Data Summaries

Indianapolis City (balance), IN

America’s demography is changing—and the nation’s economic fate will hinge on how we respond to these changes. As the population grows more diverse and people of color become the majority, equity—just and fair inclusion—has become an urgent economic imperative. Reversing the trends of rising inequality and stagnant wages, and ensuring that everyone can participate and prosper are critical to build a strong, competitive economy in the decades to come. 

The National Equity Atlas also provides data for the nation’s 100 largest cities, 150 largest regions, and all 50 states. To see data for your state, region, or city, please enter it in the text box above. For a list of the cities and regions included in the Atlas, see here

Regions and states are equitable when all residents—regardless of their race/ethnicity, nativity, neighborhood of residence, or other characteristics—are fully able to participate in the community’s economic vitality, contribute to its readiness for the future, and connect to its assets and resources.

America’s demography is changing—and the nation’s economic fate will hinge on how we respond to these changes. As the population grows more diverse and people of color become the majority, equity—fair and just inclusion—has become an urgent economic imperative. While rising diversity and widening inequality are nationwide trends, they vary widely across America’s cities, metropolitan regions, and states. The National Equity Atlas provides data for the nation’s 100 largest cities, 150 largest regions, and all 50 states.

This summary describes how your selected region or state is doing on several key indicators in comparison to the national trends. 

Cities are equitable when all residents—regardless of their race/ethnicity, nativity, neighborhood of residence, or other characteristics—are fully able to participate in the community’s economic vitality, contribute to its readiness for the future, and connect to its assets and resources.

America’s demography is changing—and the nation’s economic fate will hinge on how we respond to these changes. As the population grows more diverse and people of color become the majority, equity—fair and just inclusion—has become an urgent economic imperative. While rising diversity and widening inequality are nationwide trends, cities often lead on both fronts. They are also an important level of government at which equity-enhancing policies can be implemented and tested, leading positive change in their broader regions, states, and in the nation as a whole.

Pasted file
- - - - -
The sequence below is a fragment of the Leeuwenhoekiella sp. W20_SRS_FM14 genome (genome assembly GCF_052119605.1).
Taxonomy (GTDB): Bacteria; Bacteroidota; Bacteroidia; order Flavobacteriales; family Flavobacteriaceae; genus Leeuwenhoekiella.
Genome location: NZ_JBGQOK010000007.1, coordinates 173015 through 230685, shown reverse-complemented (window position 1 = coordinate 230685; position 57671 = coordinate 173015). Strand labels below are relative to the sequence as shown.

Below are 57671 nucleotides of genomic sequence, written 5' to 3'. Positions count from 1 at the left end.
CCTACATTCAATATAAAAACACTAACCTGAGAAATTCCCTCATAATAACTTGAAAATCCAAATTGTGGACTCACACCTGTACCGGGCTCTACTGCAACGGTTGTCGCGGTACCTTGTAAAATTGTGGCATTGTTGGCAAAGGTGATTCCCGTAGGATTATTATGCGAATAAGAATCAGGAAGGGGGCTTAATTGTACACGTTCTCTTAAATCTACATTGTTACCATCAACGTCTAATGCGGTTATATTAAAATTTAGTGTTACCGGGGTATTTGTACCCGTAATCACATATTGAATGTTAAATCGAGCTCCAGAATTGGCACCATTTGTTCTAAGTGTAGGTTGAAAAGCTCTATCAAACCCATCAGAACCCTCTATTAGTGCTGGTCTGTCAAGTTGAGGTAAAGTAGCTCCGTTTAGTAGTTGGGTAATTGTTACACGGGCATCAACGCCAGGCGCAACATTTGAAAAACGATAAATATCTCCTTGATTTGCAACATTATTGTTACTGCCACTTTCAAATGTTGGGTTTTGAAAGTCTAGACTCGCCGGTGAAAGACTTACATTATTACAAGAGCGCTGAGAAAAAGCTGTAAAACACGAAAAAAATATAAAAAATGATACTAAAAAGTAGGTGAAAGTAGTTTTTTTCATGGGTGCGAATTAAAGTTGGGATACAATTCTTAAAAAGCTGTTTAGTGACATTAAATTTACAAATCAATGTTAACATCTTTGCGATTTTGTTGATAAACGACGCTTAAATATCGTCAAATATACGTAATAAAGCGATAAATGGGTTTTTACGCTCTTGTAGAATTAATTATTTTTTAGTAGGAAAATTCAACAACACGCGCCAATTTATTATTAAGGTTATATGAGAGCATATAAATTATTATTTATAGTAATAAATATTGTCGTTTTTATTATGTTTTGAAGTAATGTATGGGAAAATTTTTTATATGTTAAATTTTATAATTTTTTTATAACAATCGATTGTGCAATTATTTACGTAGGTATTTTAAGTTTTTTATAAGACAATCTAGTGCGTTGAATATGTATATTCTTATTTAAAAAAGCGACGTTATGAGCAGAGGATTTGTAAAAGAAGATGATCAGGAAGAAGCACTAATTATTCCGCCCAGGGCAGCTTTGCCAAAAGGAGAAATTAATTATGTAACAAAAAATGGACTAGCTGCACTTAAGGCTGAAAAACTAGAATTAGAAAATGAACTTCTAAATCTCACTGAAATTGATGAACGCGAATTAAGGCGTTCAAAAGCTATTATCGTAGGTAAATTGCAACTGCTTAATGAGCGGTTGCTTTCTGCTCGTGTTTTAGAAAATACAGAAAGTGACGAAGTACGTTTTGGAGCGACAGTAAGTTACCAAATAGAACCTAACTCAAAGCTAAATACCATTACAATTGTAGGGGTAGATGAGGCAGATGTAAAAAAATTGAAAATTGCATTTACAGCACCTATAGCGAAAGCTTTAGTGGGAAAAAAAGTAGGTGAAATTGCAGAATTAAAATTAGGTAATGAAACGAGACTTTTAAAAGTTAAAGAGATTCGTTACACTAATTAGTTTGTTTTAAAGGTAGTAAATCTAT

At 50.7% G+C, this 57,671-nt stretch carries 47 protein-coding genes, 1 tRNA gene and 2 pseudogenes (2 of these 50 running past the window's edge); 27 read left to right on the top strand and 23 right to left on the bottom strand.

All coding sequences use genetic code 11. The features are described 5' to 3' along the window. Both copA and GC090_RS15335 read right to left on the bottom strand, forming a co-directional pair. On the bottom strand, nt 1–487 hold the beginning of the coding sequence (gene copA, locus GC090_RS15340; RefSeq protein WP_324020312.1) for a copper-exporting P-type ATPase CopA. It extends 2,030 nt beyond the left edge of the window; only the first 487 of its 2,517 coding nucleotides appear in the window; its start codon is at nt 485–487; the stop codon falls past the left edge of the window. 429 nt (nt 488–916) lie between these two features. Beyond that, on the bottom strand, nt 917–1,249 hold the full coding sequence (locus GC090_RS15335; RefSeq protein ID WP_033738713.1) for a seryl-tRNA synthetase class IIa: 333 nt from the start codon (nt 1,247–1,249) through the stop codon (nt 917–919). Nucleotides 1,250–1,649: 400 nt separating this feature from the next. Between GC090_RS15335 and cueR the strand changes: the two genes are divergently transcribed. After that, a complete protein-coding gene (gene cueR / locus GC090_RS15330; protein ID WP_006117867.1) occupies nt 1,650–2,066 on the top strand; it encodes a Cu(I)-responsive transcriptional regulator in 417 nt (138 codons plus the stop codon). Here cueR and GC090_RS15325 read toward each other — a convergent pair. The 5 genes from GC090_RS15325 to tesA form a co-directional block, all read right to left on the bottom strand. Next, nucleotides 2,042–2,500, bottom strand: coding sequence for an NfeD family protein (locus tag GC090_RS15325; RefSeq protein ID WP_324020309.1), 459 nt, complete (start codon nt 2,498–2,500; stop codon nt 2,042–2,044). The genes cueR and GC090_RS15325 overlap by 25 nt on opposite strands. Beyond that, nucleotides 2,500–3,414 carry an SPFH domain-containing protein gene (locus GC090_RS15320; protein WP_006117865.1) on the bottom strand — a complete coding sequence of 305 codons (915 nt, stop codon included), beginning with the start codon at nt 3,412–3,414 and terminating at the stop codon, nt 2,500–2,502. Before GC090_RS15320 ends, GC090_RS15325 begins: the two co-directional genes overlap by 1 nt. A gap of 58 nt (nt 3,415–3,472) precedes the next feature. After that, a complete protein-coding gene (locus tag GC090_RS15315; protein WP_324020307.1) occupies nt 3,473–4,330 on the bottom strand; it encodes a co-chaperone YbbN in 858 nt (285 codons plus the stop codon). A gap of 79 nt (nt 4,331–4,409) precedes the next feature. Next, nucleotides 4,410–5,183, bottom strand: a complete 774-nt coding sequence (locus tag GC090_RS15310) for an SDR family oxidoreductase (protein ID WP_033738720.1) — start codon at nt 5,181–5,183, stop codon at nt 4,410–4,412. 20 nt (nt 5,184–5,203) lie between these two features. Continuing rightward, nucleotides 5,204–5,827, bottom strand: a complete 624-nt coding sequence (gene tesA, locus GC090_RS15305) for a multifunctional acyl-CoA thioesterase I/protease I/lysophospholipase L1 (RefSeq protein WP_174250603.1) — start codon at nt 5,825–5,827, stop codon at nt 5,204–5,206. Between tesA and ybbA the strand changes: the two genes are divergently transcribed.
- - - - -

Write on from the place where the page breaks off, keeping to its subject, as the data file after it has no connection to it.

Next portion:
This summary describes how your selected city is doing on several key indicators in comparison to the national trends. 

The Face of America is Changing

The United States is undergoing a profound demographic transformation in which people of color are quickly becoming the majority. Already more than half of all children under age five are of color, and by 2044, people of color will be the majority overall. This shift is happening not only in cities, the traditional bastions of diversity, but also in suburban and rural communities across the country.
  • Diversity is increasing

    America is becoming a true world nation that is increasingly multiracial and multicultural. In 1980, 80 percent of the population was White. By 2044, a majority of Americans will be people of color.

    Racial/ethnic composition:

  • Racial economic gaps are wide and persistent

    Rising inequality disproportionately affects workers of color, who are concentrated in low-wage jobs that provide few opportunities for economic security or upward mobility. Workers of color consistently earn lower wages and are more likely to be jobless compared to their white counterparts, and racial gaps remain even among workers with similar education levels. Nationwide, full-time workers of color currently earn 23 percent less than their white counterparts—the gap is slightly more than in 1979, and is growing rather than shrinking.

    Median hourly wage by race/ethnicity:

  • A workforce unprepared for the jobs of the future

    America’s future jobs will require ever-higher levels of skills and education, but our education and job training systems are not adequately preparing the Latinos, African Americans, and other workers of color who are growing as a share of the workforce to succeed in the knowledge-driven economy. Nationally, by 2020, 43.1 percent of all jobs will require an Associate’s degree or higher. Today, only 26.7 percent of U.S.-born Latinos, 25.9 percent of African Americans and 14.1 percent of Latino immigrants, have that level of education.

    Current educational attainment and projected state/national-level job education requirements by race/ethnicity and nativity: